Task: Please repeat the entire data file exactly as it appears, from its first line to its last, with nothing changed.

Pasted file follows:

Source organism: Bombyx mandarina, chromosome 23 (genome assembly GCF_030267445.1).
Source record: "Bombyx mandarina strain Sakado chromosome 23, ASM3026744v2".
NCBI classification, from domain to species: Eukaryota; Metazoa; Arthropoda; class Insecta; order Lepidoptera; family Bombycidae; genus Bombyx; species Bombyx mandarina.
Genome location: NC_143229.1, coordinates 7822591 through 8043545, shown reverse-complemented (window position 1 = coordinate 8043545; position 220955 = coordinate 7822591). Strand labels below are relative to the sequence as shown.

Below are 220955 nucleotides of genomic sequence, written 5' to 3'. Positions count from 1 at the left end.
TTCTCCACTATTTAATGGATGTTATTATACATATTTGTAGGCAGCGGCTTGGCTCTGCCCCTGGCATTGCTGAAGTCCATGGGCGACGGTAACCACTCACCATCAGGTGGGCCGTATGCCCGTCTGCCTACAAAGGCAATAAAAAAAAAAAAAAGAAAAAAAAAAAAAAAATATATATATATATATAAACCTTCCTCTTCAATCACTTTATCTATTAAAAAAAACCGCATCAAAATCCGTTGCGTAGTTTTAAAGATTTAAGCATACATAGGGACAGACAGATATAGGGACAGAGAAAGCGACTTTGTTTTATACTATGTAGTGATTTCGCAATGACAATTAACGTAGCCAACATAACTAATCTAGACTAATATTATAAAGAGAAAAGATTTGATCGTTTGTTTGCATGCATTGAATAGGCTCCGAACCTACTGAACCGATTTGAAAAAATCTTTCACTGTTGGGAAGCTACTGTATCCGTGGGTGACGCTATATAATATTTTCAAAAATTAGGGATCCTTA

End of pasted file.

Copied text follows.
Source organism: Bombyx mandarina, chromosome 23 (genome assembly GCF_030267445.1).
Source record: "Bombyx mandarina strain Sakado chromosome 23, ASM3026744v2".
NCBI classification, from domain to species: Eukaryota; Metazoa; Arthropoda; class Insecta; order Lepidoptera; family Bombycidae; genus Bombyx; species Bombyx mandarina.
Genome location: NC_143229.1, coordinates 7822591 through 8043545, shown reverse-complemented (window position 1 = coordinate 8043545; position 220955 = coordinate 7822591). Strand labels below are relative to the sequence as shown.

Below are 220955 nucleotides of genomic sequence, written 5' to 3'. Positions count from 1 at the left end.
TTCTCCACTATTTAATGGATGTTATTATACATATTTGTAGGCAGCGGCTTGGCTCTGCCCCTGGCATTGCTGAAGTCCATGGGCGACGGTAACCACTCACCATCAGGTGGGCCGTATGCCCGTCTGCCTACAAAGGCAATAAAAAAAAAAAAAAGAAAAAAAAAAAAAAAATATATATATATATATAAACCTTCCTCTTCAATCACTTTATCTATTAAAAAAAACCGCATCAAAATCCGTTGCGTAGTTTTAAAGATTTAAGCATACATAGGGACAGACAGATATAGGGACAGAGAAAGCGACTTTGTTTTATACTATGTAGTGATTTCGCAATGACAATTAACGTAGCCAACATAACTAATCTAGACTAATATTATAAAGAGAAAAGATTTGATCGTTTGTTTGCATGCATTGAATAGGCTCCGAACCTACTGAACCGATTTGAAAAAATCTTTCACTGTTGGGAAGCTACTGTATCCGTGGGTGACGCTATATAATATTTTCAAAAATTAGGGATCCTTA